By Howard Meyerson
Mid-winter is a slack time for many Michigan fly anglers. The rivers are frigid, and coveted fly hatches, like Hexes and Hendricksons, are months away. But the joy of fly fishing knows no bounds. It glows like a hot ember, even in winter. And that smoldering excitement becomes boisterously evident in the darkened theaters and bars where fly anglers gather, often by the hundreds, for the annual Costa Fly Fishing Film Tour.
Now in its 10th year and screening in nine or more Michigan cities this winter, the once fledgling event has become a nationwide phenomenon.
“When we started, we didn’t realize what it would become,” said Doug Powell in a phone interview from his Boulder Colorado office. “I knew it would be fun and a good time, but I had no idea that it would grow as it has, and branch out from hard-core fly anglers to kids, husbands and wives and lawyers. I just didn’t see that coming.”
Powell is the co-founder and managing director for the tour which held its 2016 Michigan debut in Marquette on February 2. The two-hour film festival annually presents the newest works by the nation’s top fly fishing film makers.
Different each year, the tour provides a look at the heart of fly fishing, showcasing stories that range from poignant and humorous, of Midwest anglers and their obsession for trout or muskellunge, to down-home, steamy explorations of fly fishing for redfish on southern bayous, and meaty conservation issues like saving Atlantic salmon. Each tour also highlights the unusual, extreme and fascinating possibilities for fly fishing around the globe.
Film tour good for fly fishing
“I think it’s great for the growth of the sport,” notes Brian Pitser, owner of the Northern Angler fly shop, in Traverse City. “It creates good off-season excitement for all ages and appeals to the younger generation as well as the older fly anglers
Pitser’s shop sponsors the tour in Traverse City. Bringing it in, he says, helps generate business and interest. The films were initially shown at a local bar and restaurant, but the tour’s popularity has since grown and the event now screens at the City Opera House.
“We outgrew it (the restaurant),” Pitser said. “A lot of it is far-fetched, like taking three months off to film a fly fishing expedition, but people love it. It creates a buzz around adventure travel and trying new things.”
The tour’s reputation has grown too, all across the continent, according to Powell. Once a modest endeavor with 20 to 30 U.S. showings it will draw 60,000 viewers to screenings in 175 locations this year. The 2016 lineup includes films about hunting for legendary brook trout in Patagonia, hooking Golden Dorado in the jungles of Bolivia, and compelling stories of people who chased their dreams.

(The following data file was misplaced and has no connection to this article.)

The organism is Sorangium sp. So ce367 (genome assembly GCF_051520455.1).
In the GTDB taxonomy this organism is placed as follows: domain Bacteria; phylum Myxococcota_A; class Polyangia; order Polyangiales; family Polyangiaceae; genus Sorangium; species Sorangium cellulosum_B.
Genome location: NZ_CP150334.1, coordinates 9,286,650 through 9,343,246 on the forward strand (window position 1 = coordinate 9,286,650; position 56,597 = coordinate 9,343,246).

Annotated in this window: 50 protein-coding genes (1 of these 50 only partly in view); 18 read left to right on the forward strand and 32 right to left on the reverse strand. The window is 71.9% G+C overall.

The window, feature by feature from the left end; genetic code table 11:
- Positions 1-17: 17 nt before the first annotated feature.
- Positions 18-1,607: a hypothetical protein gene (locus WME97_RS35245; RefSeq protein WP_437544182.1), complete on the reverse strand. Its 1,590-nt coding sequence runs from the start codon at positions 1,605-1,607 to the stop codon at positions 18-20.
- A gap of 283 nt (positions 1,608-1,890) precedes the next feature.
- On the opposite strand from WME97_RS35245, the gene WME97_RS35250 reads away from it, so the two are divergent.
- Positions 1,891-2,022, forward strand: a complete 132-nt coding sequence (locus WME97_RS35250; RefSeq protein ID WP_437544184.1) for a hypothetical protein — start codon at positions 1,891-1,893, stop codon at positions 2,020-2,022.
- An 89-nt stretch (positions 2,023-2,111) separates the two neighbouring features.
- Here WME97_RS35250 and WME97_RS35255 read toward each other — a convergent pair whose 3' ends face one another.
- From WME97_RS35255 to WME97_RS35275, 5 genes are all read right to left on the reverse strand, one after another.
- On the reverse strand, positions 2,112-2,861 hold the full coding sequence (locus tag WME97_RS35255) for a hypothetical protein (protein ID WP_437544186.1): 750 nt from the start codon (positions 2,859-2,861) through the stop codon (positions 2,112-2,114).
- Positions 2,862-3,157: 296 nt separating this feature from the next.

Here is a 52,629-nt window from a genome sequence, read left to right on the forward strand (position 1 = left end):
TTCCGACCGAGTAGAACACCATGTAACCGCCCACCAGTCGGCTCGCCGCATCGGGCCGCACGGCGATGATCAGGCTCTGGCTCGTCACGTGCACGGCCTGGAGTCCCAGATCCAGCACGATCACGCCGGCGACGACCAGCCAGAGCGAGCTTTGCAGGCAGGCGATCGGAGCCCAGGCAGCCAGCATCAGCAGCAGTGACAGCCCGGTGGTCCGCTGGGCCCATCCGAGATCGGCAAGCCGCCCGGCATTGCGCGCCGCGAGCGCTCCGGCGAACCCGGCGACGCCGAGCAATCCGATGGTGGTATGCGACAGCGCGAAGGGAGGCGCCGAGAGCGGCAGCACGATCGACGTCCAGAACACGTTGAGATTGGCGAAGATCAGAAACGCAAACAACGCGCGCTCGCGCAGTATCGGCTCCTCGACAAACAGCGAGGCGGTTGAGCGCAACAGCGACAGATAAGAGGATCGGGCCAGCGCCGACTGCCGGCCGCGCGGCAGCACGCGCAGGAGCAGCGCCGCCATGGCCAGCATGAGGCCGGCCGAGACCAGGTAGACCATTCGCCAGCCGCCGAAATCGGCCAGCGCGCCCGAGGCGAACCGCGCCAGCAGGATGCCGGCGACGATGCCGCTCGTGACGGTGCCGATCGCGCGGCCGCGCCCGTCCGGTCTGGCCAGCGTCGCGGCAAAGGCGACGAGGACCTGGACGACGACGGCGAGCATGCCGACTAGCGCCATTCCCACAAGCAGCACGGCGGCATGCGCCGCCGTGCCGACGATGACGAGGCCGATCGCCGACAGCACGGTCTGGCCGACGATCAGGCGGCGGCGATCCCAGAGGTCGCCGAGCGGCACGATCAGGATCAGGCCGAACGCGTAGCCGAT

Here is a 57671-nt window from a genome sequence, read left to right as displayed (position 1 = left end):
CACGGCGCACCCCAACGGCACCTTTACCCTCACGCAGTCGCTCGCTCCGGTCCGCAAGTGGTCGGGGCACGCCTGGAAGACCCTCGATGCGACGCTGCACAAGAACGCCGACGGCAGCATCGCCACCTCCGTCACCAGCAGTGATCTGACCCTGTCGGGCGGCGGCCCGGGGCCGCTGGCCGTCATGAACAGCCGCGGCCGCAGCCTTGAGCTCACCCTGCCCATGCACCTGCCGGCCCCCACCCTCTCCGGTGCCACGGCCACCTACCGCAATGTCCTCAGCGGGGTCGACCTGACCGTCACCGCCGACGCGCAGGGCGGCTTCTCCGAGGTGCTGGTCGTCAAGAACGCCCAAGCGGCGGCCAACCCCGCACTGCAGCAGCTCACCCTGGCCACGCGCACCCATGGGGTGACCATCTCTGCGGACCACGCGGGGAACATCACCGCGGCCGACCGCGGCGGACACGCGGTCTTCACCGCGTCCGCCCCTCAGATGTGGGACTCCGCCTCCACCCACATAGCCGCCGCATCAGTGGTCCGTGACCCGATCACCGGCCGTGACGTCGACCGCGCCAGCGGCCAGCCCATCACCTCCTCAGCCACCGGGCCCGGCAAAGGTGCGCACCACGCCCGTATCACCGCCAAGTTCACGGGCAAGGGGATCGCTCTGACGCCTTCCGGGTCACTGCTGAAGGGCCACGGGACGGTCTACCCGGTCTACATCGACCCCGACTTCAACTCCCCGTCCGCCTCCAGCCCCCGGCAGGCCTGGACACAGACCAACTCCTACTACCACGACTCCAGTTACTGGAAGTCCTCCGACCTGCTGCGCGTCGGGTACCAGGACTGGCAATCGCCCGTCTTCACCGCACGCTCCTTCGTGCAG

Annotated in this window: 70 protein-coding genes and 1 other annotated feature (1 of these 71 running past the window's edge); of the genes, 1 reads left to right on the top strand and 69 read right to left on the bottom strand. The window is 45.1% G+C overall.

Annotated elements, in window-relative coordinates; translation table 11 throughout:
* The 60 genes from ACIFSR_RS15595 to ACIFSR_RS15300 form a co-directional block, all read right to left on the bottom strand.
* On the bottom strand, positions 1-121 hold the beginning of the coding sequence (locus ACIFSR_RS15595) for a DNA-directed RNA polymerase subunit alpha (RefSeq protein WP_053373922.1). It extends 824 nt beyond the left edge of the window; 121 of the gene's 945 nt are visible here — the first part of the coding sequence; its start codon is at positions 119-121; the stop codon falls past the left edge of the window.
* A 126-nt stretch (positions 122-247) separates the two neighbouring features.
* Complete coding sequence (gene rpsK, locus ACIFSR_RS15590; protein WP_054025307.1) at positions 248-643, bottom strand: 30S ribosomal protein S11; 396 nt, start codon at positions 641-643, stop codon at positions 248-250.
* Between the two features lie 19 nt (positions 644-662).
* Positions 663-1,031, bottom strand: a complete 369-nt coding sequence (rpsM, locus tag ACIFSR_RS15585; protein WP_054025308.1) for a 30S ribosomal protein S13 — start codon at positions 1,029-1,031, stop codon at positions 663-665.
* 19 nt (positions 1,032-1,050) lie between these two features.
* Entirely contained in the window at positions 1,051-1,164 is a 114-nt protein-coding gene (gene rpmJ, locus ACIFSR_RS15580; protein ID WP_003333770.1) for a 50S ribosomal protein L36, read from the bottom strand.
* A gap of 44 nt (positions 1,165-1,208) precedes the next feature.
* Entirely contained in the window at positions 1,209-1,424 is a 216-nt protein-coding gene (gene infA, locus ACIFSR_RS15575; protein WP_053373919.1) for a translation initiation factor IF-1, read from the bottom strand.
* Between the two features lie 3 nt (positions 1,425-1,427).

“We have more expedition films now and big adventures,” Powell said. “And the home-water films are really well made and have more story-telling. The audience told us they want to see fishing, so it ebbs and flows and we work to find balance between fish porn and stories with characters and locations.
“In the old days we could have put out anything; people were psyched to see fly fishing films. YouTube was new and there was not a lot on television about it. Early on it was just hard-core guys (attending) who fished 40 days a year. Now we are reaching people who fish a couple of times a year, but have a blast at the film tour.”
Women also are a growing segment of the audience, climbing from eight percent to 27 percent in recent years. Powell said that reflects the greater interest in the sport and the ever-more polished films that are being made.
“The tour really shows how our sport is changing,” reflects Glen Blackwood, owner of Great Lakes Fly Fishing Co., in Rockford, just north of Grand Rapids. “Fly fishing today is not the sport it was – a quiet, stoic, cerebral pursuit. Does it (the film tour) bring anglers together to oooh and ahhh and dream a bit? Certainly, it does. This is a sport that has been around since the 1400’s. The written word (until recently) has been the main form of communicating about it. It’s exciting to see these film makers putting it up on the big screen.”
2016 Fly Fishing Film Tour Michigan Showings
2. Marquette, Marquette Theater
20. Boyne Falls, Boyne Mountain Resort
26. Ann Arbor, Michigan Theater
27. Grand Rapids, Wealthy Theatre
4. Traverse City, City Opera House
9. Midland, Oscar’s Bar and Grill
17. Royal Oak, Location TBD
(TBD). Okemos, Studio C Theater
22. Fremont, Dogwood Center
To buy tickets online or see trailers and find showings, check out: flyfilmtour.com/
© 2016 Howard Meyerson
Appears in Michigan Outdoor News.
I’d rather be Steelhead fishing with the 10-weight. Weather is promising. It has a problem though. It may not be the best starting place to reach out to some new people (not already hard-core anglers), cause it’s hard to get them to even hook a fish, and then there’s the part about fighting an athlete on the dumb reel and tiny leader. I admit I am usual fishing too, rather than coaching allot. I didn’t hook many fish starting out either. Near me, for new fly anglers, I prescribe Small Mouth Bass, or maybe Blue Gills on lakes. Get them to hook and land some less high-stakes fish first. But tell them what it’s like to fight Steelhead.